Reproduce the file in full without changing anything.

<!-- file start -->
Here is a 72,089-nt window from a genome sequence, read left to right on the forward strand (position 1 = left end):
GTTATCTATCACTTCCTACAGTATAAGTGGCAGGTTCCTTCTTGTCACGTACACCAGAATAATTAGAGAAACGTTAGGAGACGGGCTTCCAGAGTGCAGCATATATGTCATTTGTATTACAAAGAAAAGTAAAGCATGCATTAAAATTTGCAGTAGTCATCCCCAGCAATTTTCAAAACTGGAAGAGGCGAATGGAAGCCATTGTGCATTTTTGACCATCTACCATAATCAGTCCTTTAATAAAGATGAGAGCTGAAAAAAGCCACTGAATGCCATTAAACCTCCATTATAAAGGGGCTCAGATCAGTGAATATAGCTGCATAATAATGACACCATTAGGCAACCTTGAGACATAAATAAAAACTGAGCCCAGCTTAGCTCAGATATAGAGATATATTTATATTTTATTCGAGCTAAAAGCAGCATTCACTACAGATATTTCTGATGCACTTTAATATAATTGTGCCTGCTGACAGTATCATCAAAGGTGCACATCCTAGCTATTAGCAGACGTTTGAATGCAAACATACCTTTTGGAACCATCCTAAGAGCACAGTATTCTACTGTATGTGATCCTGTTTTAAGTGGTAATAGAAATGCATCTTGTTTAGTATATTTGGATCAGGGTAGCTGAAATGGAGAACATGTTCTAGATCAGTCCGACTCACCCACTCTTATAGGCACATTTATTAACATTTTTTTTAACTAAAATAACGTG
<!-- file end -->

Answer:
Here is a 72,089-nt window from a genome sequence, read left to right on the forward strand (position 1 = left end):
GTTATCTATCACTTCCTACAGTATAAGTGGCAGGTTCCTTCTTGTCACGTACACCAGAATAATTAGAGAAACGTTAGGAGACGGGCTTCCAGAGTGCAGCATATATGTCATTTGTATTACAAAGAAAAGTAAAGCATGCATTAAAATTTGCAGTAGTCATCCCCAGCAATTTTCAAAACTGGAAGAGGCGAATGGAAGCCATTGTGCATTTTTGACCATCTACCATAATCAGTCCTTTAATAAAGATGAGAGCTGAAAAAAGCCACTGAATGCCATTAAACCTCCATTATAAAGGGGCTCAGATCAGTGAATATAGCTGCATAATAATGACACCATTAGGCAACCTTGAGACATAAATAAAAACTGAGCCCAGCTTAGCTCAGATATAGAGATATATTTATATTTTATTCGAGCTAAAAGCAGCATTCACTACAGATATTTCTGATGCACTTTAATATAATTGTGCCTGCTGACAGTATCATCAAAGGTGCACATCCTAGCTATTAGCAGACGTTTGAATGCAAACATACCTTTTGGAACCATCCTAAGAGCACAGTATTCTACTGTATGTGATCCTGTTTTAAGTGGTAATAGAAATGCATCTTGTTTAGTATATTTGGATCAGGGTAGCTGAAATGGAGAACATGTTCTAGATCAGTCCGACTCACCCACTCTTATAGGCACATTTATTAACATTTTTTTTAACTAAAATAACGTG